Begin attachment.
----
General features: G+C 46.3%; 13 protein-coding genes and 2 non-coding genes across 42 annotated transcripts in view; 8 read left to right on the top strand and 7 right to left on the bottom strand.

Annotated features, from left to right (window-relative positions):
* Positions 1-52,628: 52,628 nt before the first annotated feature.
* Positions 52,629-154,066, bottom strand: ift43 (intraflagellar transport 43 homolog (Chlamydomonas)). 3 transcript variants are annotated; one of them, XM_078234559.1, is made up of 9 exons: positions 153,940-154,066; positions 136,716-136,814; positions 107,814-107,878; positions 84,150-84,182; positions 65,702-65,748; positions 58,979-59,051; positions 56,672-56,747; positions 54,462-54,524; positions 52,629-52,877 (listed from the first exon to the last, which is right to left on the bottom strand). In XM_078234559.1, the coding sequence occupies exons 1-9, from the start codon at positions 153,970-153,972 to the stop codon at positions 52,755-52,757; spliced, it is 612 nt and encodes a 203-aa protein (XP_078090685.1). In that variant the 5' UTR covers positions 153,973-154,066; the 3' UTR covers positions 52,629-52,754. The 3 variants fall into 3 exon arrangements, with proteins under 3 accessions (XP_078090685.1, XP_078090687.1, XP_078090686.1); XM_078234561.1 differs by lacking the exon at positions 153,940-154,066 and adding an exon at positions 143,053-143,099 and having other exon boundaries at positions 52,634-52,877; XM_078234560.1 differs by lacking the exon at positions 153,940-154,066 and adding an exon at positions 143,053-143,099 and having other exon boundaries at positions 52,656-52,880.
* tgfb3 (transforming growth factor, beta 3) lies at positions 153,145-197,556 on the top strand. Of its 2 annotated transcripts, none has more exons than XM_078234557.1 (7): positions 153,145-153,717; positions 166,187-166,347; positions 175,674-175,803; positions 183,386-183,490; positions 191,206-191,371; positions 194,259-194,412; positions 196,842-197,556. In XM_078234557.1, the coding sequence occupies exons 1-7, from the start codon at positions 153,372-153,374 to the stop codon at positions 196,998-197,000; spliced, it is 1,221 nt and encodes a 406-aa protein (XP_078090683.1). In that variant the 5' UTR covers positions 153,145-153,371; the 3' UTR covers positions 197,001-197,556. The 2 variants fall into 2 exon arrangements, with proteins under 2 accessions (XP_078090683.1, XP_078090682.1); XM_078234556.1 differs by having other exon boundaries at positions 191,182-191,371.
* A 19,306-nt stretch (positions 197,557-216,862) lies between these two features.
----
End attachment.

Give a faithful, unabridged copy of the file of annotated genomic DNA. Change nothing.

General features: G+C 46.3%; 13 protein-coding genes and 2 non-coding genes across 42 annotated transcripts in view; 8 read left to right on the top strand and 7 right to left on the bottom strand.

Annotated features, from left to right (window-relative positions):
* Positions 1-52,628: 52,628 nt before the first annotated feature.
* Positions 52,629-154,066, bottom strand: ift43 (intraflagellar transport 43 homolog (Chlamydomonas)). 3 transcript variants are annotated; one of them, XM_078234559.1, is made up of 9 exons: positions 153,940-154,066; positions 136,716-136,814; positions 107,814-107,878; positions 84,150-84,182; positions 65,702-65,748; positions 58,979-59,051; positions 56,672-56,747; positions 54,462-54,524; positions 52,629-52,877 (listed from the first exon to the last, which is right to left on the bottom strand). In XM_078234559.1, the coding sequence occupies exons 1-9, from the start codon at positions 153,970-153,972 to the stop codon at positions 52,755-52,757; spliced, it is 612 nt and encodes a 203-aa protein (XP_078090685.1). In that variant the 5' UTR covers positions 153,973-154,066; the 3' UTR covers positions 52,629-52,754. The 3 variants fall into 3 exon arrangements, with proteins under 3 accessions (XP_078090685.1, XP_078090687.1, XP_078090686.1); XM_078234561.1 differs by lacking the exon at positions 153,940-154,066 and adding an exon at positions 143,053-143,099 and having other exon boundaries at positions 52,634-52,877; XM_078234560.1 differs by lacking the exon at positions 153,940-154,066 and adding an exon at positions 143,053-143,099 and having other exon boundaries at positions 52,656-52,880.
* tgfb3 (transforming growth factor, beta 3) lies at positions 153,145-197,556 on the top strand. Of its 2 annotated transcripts, none has more exons than XM_078234557.1 (7): positions 153,145-153,717; positions 166,187-166,347; positions 175,674-175,803; positions 183,386-183,490; positions 191,206-191,371; positions 194,259-194,412; positions 196,842-197,556. In XM_078234557.1, the coding sequence occupies exons 1-7, from the start codon at positions 153,372-153,374 to the stop codon at positions 196,998-197,000; spliced, it is 1,221 nt and encodes a 406-aa protein (XP_078090683.1). In that variant the 5' UTR covers positions 153,145-153,371; the 3' UTR covers positions 197,001-197,556. The 2 variants fall into 2 exon arrangements, with proteins under 2 accessions (XP_078090683.1, XP_078090682.1); XM_078234556.1 differs by having other exon boundaries at positions 191,182-191,371.
* A 19,306-nt stretch (positions 197,557-216,862) lies between these two features.